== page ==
February 23, 2018

The Advocate's Toolbox

Breaking the Hypnotism of the Now | Consider the Source


Hello everyone, glad to be back and posting after the winter break. An article that I read while away,  “Revisiting the Long Tail Theory as Applied to Ebooks,” seemed appropriate to share with you. The author, an Italian media consultant named Marcello Vena, argues that the initial view of digital book publishing was wrong.

At first, people assumed that since books would remain available (“in print” no longer being a meaningful designation) and easy to locate with the search tools digital booksellers and publishers provide, the shape of bookselling would change. Readers could and would seek out niche interests, old favorites, and obscure titles. Books would have a longer life and the just-published bestseller would diminish in importance. But the study Vena describes in his article, which mirrors the conclusions of Anita Elberse in her book Blockbusters: Hit-making, Risk-taking, and the Big Business of Entertainment (Holt, 2013), claims just the opposite.

Purchases of the very top books (which make the difference between success or failure for publishers) are looking more and more like movie sales. That is, a huge initial boom, comparable to the opening weekend of a movie, for example, is followed by an inevitable decline in sales. The article does not discuss books for children or teenagers separately from books for adults. However, with some variation for prizewinners, the pattern holds.

I believe that what we are seeing is a triumph of logistics. Once a book becomes a bestseller—because a famous and talented author such as John Green has worked so hard to build interest, or the unexpected success of a debut such as the first “Harry Potter” book crashes categories and becomes a must-read title across ages—we are in a new sales landscape. You don’t have to look for the book; the book will find you. Go to a bookstore, a website, or a convenience or megastore, and it will be sitting there ready for you to grab and go. A blockbuster becomes part of our mental and physical furniture and all of those lingering niche books and old favorites are, well, obscured.

How does this relate to the role and function of a school librarian? Librarians have the skill, knowledge, training, and connection with students to see past the immediate moment. Vena makes the astute point that we now live in an “attention economy.” Our problem is not to get or locate media, but to find the time to read, watch, listen to, or play it. When you bring attention to materials young people do not know about, but might love, or might be helpful to them, you break the hypnotism of the now. You are the curator of deep thought. Of course, you must be alert to the book of the moment, the blockbuster need—you can’t be out of touch. But as retailers compete to give readers what they want, you have the chance to help them discover what they need.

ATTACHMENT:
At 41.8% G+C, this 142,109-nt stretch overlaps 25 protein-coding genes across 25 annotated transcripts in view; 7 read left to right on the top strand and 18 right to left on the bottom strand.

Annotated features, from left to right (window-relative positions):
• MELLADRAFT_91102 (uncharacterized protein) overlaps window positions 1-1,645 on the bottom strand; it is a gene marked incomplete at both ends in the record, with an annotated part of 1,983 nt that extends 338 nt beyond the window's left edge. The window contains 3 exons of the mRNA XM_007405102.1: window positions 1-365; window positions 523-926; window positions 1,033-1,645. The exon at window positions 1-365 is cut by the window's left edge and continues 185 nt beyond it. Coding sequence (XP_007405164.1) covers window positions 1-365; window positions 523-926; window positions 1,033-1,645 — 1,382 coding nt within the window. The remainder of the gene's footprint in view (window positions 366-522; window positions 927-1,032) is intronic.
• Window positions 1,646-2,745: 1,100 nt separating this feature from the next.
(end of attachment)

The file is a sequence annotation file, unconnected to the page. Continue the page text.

Jordan Ellenberg, whose  How Not to Be Wrong: The Power of Mathematical Thinking (Penguin, 2014) is a new favorite of mine, spends a good part of the book demonstrating how a mathematician sees through misleading or simplistic statistics that are thrown around in politics and public debate. In effect, his book helps train us how to slow down and cut through the hype of the present. That is exactly what you do, as curators of ripened knowledge. Let’s see how that goes in this unfolding year.

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Marc Aronson About Marc Aronson

Marc Aronson is a Rutgers University lecturer in the School of Communication and Information and the author of many notable nonfiction titles for children and young adults including, The Skull in the Rock, winner of the 2013 Subaru Prize from the American Association for the Advancement of Science. His book The Griffin and the Scientist (with Adrienne Mayor) will be published in April 2014. He was the first recipient of the Robert F. Sibert medal from the American Library Association for excellence in nonfiction writing for youth.

Facts Matter: Information Literacy for the Real World
Libraries and news organizations are joining forces in a variety of ways to promote news literacy, create innovative community programming, and help patrons/students identify misinformation. This online course will teach you how to partner with local news organizations to promote news literacy through a range of programs—including a citizen journalism hub at your library.


  1. What a great job description for us – “curators of deep thought”.
    Thanks,Marc.Will read the book.